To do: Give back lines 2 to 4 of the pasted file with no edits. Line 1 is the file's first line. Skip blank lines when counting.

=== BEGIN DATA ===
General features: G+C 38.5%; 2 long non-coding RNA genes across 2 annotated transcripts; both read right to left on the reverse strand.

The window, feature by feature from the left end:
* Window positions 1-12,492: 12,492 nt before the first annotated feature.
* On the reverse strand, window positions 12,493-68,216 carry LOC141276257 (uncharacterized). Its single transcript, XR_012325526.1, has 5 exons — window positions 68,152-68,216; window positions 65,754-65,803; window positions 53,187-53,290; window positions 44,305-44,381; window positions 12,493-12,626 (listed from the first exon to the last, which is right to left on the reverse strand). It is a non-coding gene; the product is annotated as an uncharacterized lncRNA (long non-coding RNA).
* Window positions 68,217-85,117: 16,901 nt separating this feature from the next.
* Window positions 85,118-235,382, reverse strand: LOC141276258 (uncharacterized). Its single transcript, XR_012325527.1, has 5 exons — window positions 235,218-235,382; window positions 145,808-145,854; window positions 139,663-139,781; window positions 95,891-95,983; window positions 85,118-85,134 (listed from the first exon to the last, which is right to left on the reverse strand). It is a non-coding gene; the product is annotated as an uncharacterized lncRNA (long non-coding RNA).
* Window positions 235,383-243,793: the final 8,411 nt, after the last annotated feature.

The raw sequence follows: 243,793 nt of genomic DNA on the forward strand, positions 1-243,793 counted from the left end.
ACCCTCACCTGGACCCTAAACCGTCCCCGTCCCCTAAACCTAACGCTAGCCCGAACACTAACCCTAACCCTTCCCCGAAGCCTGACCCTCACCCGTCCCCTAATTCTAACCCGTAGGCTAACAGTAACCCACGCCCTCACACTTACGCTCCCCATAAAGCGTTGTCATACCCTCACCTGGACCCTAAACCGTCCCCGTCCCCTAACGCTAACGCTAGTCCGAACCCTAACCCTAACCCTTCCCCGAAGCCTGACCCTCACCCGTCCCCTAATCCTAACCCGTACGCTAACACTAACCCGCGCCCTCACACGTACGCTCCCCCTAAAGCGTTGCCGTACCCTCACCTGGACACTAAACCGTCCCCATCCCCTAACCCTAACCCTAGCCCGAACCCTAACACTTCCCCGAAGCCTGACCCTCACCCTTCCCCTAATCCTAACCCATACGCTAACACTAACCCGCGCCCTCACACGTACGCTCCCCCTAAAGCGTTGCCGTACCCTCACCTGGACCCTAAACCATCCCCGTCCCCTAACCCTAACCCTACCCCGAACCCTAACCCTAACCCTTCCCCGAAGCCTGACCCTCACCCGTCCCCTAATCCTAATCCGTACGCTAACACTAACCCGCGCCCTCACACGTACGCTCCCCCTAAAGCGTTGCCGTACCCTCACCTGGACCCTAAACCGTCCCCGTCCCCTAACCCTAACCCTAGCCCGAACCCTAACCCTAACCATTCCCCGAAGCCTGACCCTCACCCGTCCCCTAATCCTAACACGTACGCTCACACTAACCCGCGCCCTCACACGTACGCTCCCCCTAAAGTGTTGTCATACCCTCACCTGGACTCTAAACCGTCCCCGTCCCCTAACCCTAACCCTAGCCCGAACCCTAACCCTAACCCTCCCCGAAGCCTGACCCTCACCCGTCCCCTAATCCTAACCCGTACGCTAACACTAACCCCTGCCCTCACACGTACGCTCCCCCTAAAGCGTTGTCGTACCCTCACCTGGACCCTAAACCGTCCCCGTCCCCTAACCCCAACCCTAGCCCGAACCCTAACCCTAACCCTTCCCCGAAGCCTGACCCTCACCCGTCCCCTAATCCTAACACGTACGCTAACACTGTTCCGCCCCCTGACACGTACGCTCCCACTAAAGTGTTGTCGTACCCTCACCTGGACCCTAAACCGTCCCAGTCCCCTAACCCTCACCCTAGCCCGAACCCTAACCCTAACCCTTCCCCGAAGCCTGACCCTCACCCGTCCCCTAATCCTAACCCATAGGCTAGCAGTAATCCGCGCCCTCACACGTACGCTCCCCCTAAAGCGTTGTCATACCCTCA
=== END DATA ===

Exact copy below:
The window, feature by feature from the left end:
* Window positions 1-12,492: 12,492 nt before the first annotated feature.
* On the reverse strand, window positions 12,493-68,216 carry LOC141276257 (uncharacterized). Its single transcript, XR_012325526.1, has 5 exons — window positions 68,152-68,216; window positions 65,754-65,803; window positions 53,187-53,290; window positions 44,305-44,381; window positions 12,493-12,626 (listed from the first exon to the last, which is right to left on the reverse strand). It is a non-coding gene; the product is annotated as an uncharacterized lncRNA (long non-coding RNA).